USS North Carolina (BB-55) From WWII Combat to Museum Ship
David Doyle has written over 100 books, mostly on military subjects, including a Squadron At Sea book about the North Carolina from 2011. This book is one of the Legends of Warfare – Naval series for Schiffer Publishing, a well-researched history and photo album of America’s first “modern” battleship – USS North Carolina, BB-55. Since the North Carolina is a museum ship anchored off Wilmington, North Carolina, most of the book is a color photo tour of the ship inside and out. This book is an excellent resource for modelers of the North Carolina and of WWII US Navy common fittings.
You get a 9x9 inch hardbound book consisting of Acknowledgements, Introduction and five Chapters (Construction, Commissioning, To War, Layup and Disposal, and Preservation). The pages are thick, semi-gloss stock, and the many photos are clear and in focus (except where the original was not). Some of the WWII-era photos are rare or have not been seen yet. This book is all about the photos, and the text is minimal, but sufficient to give an overview of the ship’s genesis, building and wartime activity, with some fun and interesting facts. The photo captions tell most of the story. There is no index. This book has enough text to keep one occupied, if desired, but not enough to bog down any reader or get in the way of looking at the photos. Again, all about the photos.
The first 36 pages give her design, building and operational history, briefly. Most of the space is taken up by photos. After that, 75 pages are devoted to photos of the North Carolina anchored off Wilmington – in her 1943-1944 Measure 32/18D (or close enough) three-color, splinter camouflage scheme. The ship has been retrofitted as near as possible to its WWII appearance. Over 200 photos detail all of the topsides and plenty of inside spaces, all in color. This book is a treasure trove for modelers building WWII US Navy fast battleships, and particularly, the North Carolina.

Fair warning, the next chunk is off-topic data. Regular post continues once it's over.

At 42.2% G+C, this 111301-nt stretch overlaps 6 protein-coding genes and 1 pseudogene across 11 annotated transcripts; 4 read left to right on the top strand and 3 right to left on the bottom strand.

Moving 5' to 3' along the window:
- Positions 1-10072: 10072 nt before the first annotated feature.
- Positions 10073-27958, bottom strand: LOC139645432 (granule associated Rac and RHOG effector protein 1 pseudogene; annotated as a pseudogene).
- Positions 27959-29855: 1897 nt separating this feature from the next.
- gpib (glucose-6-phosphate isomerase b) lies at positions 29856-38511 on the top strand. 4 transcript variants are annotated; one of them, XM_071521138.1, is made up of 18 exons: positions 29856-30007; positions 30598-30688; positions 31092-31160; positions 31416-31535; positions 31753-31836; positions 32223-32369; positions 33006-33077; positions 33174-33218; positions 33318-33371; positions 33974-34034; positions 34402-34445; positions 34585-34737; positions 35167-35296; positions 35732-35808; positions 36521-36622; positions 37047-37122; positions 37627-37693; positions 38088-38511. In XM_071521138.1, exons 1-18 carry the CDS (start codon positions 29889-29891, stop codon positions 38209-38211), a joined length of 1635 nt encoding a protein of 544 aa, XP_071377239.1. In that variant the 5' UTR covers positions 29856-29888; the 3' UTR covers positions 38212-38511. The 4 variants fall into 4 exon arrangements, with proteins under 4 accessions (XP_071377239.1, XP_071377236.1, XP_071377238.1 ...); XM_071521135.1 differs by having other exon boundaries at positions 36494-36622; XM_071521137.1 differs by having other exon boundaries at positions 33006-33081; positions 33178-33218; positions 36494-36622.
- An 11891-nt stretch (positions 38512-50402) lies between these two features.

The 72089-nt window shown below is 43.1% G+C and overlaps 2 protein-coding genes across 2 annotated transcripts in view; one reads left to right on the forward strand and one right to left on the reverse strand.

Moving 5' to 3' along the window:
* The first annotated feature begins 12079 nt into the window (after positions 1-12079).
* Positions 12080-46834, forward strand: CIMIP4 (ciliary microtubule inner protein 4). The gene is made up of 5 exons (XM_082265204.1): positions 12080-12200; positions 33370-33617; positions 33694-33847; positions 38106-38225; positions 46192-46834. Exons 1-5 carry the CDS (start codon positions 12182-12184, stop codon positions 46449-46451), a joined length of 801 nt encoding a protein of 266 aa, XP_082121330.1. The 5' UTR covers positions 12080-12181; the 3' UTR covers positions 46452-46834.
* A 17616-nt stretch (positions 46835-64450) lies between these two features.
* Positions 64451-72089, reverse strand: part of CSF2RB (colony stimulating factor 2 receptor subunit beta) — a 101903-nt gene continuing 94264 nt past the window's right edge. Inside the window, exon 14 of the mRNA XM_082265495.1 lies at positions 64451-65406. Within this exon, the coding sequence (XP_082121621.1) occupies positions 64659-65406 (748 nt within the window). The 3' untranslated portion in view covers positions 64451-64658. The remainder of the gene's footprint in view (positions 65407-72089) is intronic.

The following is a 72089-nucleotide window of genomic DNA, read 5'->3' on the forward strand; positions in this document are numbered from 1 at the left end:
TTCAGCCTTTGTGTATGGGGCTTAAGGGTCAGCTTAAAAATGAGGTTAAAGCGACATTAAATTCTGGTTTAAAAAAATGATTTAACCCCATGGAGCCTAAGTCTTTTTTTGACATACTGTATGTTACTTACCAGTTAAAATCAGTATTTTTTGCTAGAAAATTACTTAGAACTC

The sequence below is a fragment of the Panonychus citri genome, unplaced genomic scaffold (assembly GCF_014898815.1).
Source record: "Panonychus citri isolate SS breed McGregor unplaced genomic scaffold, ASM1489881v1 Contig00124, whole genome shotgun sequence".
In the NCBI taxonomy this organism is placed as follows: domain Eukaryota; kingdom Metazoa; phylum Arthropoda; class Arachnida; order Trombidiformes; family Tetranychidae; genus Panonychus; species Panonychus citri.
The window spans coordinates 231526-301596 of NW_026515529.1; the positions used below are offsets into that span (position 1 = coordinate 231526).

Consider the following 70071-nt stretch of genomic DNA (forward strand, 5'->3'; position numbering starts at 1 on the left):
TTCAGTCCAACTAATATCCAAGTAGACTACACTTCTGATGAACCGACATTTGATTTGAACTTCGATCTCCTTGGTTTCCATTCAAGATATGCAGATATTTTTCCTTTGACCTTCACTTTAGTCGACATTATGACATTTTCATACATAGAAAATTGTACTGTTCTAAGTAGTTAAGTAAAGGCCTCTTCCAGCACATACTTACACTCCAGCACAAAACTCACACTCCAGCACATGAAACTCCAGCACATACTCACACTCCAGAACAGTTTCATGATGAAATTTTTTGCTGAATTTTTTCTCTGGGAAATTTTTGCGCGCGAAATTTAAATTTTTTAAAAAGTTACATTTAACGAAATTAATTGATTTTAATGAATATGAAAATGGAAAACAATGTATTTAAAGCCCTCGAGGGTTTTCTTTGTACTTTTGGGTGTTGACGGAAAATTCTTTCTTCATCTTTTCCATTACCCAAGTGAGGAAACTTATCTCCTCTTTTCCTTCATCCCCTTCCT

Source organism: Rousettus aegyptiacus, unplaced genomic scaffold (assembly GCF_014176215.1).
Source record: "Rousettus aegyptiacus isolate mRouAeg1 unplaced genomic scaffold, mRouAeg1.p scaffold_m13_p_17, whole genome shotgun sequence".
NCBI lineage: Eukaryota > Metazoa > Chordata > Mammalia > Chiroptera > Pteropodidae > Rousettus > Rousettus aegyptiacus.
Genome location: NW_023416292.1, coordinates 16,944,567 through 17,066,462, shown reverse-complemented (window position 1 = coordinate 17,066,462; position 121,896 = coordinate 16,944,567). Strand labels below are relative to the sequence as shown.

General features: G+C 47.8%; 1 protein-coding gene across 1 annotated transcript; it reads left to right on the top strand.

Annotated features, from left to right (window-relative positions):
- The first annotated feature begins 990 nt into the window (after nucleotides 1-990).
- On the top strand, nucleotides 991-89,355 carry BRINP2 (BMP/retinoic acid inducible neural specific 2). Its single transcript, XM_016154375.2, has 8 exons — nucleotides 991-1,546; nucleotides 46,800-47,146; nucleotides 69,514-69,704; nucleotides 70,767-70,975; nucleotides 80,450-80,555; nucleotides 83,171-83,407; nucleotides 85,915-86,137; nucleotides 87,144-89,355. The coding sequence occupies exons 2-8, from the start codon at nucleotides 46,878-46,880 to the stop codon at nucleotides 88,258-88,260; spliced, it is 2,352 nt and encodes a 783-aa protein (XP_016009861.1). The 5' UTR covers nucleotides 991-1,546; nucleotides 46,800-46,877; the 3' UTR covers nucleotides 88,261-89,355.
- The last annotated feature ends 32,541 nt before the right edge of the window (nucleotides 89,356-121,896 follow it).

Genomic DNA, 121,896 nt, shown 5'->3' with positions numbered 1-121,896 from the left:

Before World War Two, Big Gun battleships were the ultimate weapons in the world. They were depended on to obtain and project a nation’s will on other countries. They were analogous to strategic nuclear weapons today (unlike nukes, battleships would not destroy life on this planet if used). Sea trade, transport and commerce was vital for almost all nations, and ability to wage war depended on control of the sealanes. If a nation could win sea control with its battlefleet – arbitrated by battleships, then it could also devastate coastal cities at will, eventually blockading an adversarial nation and protecting its own sea lifelines. Even though submarines proved troublesome in WWI, they were controllable, and airpower (aircraft carriers) had not yet proven it could trump battlefleets. Thus, the North Carolina, being the lead ship of a new fast battleship class, the first US battleship in 20 years, and a signal that America was emerging from the Great Depression, attracted plenty of media and public attention. Because of this, she was nicknamed “The Showboat” and was closely followed by the media. She earned more battle stars than any other battleship since she was operational before other battleships right before Pearl Harbor, and was present at most of the major operations in the Pacific theatre.
If you plan to build the USS North Carolina in her 1943-1944 fit (which most of the available kits in any scale depict) then this is a resource you need. Since I have not seen all the other books specifically about the North Carolina, I cannot say which might be the best, but nothing can beat crisp photos of the actual ship and its fittings. If you have already built The Showboat, then you can compare how accurate your model really is. Thankfully, I have not built my 30-year old Aoshima 105 kit yet. David Doyle has also authored photo books from Schiffer Publishing on the original Yorktown (CV-5) carrier, the USS Iowa battleship and the F4F Wildcat, with hopefully more to come.
Highest recommendation for building this ship and as a reference for universal US Navy warship fittings in general.